The term “muscle strain” (technical term: distension) is used in medical terminology to describe the process of stretching a muscle beyond the usual extent. The muscle strain as such must be distinguished from a torn muscle fibre. In the latter case, the smallest tears within the muscle fibers occur and an associated accumulation of fluid (edema). A pulled muscle, along with the torn muscle fibre and the torn muscle, is one of the most common muscle injuries that can occur during sport. Muscle strain is the easiest form of the three types.
Muscle strain is one of the most common injuries that occur in direct connection with sports activities. Almost every athlete is affected by this disease at least once (rather more often) in the course of his or her athletic career. Clinically, the muscle strain, together with the rupture of muscle and muscle fibre, is counted among the group of closed muscle injuries that do not affect the skin surface.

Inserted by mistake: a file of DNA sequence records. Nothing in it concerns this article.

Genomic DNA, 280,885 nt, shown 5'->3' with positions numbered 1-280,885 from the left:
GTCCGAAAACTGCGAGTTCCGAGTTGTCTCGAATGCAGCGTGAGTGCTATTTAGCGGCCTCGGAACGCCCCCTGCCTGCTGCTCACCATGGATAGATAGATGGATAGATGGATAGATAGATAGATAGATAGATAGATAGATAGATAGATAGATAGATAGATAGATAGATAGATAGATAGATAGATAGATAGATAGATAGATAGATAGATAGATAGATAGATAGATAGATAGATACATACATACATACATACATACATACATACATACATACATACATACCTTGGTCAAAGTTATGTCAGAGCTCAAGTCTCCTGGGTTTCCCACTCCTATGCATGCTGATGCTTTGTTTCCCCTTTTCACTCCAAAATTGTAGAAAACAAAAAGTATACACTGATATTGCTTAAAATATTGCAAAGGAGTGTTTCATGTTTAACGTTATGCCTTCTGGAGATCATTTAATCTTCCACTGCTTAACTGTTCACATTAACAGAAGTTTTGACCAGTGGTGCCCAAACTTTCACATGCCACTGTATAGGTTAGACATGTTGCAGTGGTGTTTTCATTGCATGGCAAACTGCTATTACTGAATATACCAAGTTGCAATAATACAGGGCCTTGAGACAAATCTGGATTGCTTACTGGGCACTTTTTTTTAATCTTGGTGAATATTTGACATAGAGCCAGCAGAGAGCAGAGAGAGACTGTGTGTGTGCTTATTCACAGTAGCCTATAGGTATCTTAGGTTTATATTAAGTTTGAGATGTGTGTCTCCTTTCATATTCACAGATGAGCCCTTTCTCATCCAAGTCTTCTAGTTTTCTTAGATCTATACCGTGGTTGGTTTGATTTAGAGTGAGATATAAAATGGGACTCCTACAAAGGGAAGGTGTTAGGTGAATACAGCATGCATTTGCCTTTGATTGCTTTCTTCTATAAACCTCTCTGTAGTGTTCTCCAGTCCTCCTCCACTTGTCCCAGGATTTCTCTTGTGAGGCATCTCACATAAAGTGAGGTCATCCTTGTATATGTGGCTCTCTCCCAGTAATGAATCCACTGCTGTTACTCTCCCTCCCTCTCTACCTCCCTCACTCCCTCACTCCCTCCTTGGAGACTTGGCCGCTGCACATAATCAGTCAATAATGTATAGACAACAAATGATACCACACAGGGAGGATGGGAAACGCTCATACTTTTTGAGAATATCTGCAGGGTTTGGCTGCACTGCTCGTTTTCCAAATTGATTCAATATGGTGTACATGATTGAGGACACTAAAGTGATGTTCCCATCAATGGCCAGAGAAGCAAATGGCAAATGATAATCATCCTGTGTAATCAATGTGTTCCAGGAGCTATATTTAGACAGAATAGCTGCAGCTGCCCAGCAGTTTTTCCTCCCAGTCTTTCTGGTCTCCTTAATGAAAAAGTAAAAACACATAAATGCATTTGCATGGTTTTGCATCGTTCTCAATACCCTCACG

Basically, all people who do a lot of sports have an increased risk of developing a pulled muscle. Runners are particularly affected. In this group of patients, pulled muscles mostly occur in the calf and thigh muscles.
In contrast to most sports injuries, the mechanism by which a muscle strain develops is not based on external forces acting on the muscle tissue from outside (such as blows or kicks). The muscle strain is caused by excessive stretching of the affected muscle, which leads to a rapid and strong contraction of the individual muscle fibers. As a result, a hardening of the muscle tissue occurs within the muscle tissue.
However, the muscle fibers themselves are not affected. Typically, patients who suffer a muscle strain feel a sudden, cramping, violent pain. Permanent damage caused by pulled muscles can usually be excluded. However, to ensure a complete recovery of the affected muscle, it must be considered that any kind of sports activity should be stopped immediately after the occurrence of a muscle strain. Otherwise, there is a risk that an initially harmless muscle strain will develop into a torn muscle fibre over time.